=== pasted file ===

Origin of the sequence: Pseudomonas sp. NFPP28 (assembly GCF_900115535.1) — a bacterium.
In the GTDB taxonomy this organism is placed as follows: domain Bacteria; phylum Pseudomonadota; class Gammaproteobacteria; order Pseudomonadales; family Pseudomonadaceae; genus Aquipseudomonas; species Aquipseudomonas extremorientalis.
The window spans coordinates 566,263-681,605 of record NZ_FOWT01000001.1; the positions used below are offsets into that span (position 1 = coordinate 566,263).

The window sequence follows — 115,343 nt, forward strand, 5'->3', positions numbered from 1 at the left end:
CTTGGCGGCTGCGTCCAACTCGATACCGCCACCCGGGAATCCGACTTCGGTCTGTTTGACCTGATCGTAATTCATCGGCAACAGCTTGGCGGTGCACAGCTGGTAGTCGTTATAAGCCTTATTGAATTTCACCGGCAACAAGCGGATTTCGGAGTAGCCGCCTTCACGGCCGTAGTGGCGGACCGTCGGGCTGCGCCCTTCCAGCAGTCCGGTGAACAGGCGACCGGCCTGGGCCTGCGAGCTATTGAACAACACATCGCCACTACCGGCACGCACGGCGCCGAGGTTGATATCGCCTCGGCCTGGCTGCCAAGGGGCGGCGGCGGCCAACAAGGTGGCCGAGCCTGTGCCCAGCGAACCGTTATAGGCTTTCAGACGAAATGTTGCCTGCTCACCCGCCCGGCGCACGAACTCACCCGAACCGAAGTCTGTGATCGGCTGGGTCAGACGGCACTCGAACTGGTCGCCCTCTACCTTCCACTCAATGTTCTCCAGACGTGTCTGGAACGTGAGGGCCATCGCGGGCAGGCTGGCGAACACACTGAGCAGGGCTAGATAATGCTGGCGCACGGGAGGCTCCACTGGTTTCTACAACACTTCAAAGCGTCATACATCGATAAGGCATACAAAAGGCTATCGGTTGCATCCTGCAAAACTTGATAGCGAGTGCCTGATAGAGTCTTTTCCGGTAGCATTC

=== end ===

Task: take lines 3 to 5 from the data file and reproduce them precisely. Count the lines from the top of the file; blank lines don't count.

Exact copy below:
The window spans coordinates 566,263-681,605 of record NZ_FOWT01000001.1; the positions used below are offsets into that span (position 1 = coordinate 566,263).

The window sequence follows — 115,343 nt, forward strand, 5'->3', positions numbered from 1 at the left end:
CTTGGCGGCTGCGTCCAACTCGATACCGCCACCCGGGAATCCGACTTCGGTCTGTTTGACCTGATCGTAATTCATCGGCAACAGCTTGGCGGTGCACAGCTGGTAGTCGTTATAAGCCTTATTGAATTTCACCGGCAACAAGCGGATTTCGGAGTAGCCGCCTTCACGGCCGTAGTGGCGGACCGTCGGGCTGCGCCCTTCCAGCAGTCCGGTGAACAGGCGACCGGCCTGGGCCTGCGAGCTATTGAACAACACATCGCCACTACCGGCACGCACGGCGCCGAGGTTGATATCGCCTCGGCCTGGCTGCCAAGGGGCGGCGGCGGCCAACAAGGTGGCCGAGCCTGTGCCCAGCGAACCGTTATAGGCTTTCAGACGAAATGTTGCCTGCTCACCCGCCCGGCGCACGAACTCACCCGAACCGAAGTCTGTGATCGGCTGGGTCAGACGGCACTCGAACTGGTCGCCCTCTACCTTCCACTCAATGTTCTCCAGACGTGTCTGGAACGTGAGGGCCATCGCGGGCAGGCTGGCGAACACACTGAGCAGGGCTAGATAATGCTGGCGCACGGGAGGCTCCACTGGTTTCTACAACACTTCAAAGCGTCATACATCGATAAGGCATACAAAAGGCTATCGGTTGCATCCTGCAAAACTTGATAGCGAGTGCCTGATAGAGTCTTTTCCGGTAGCATTC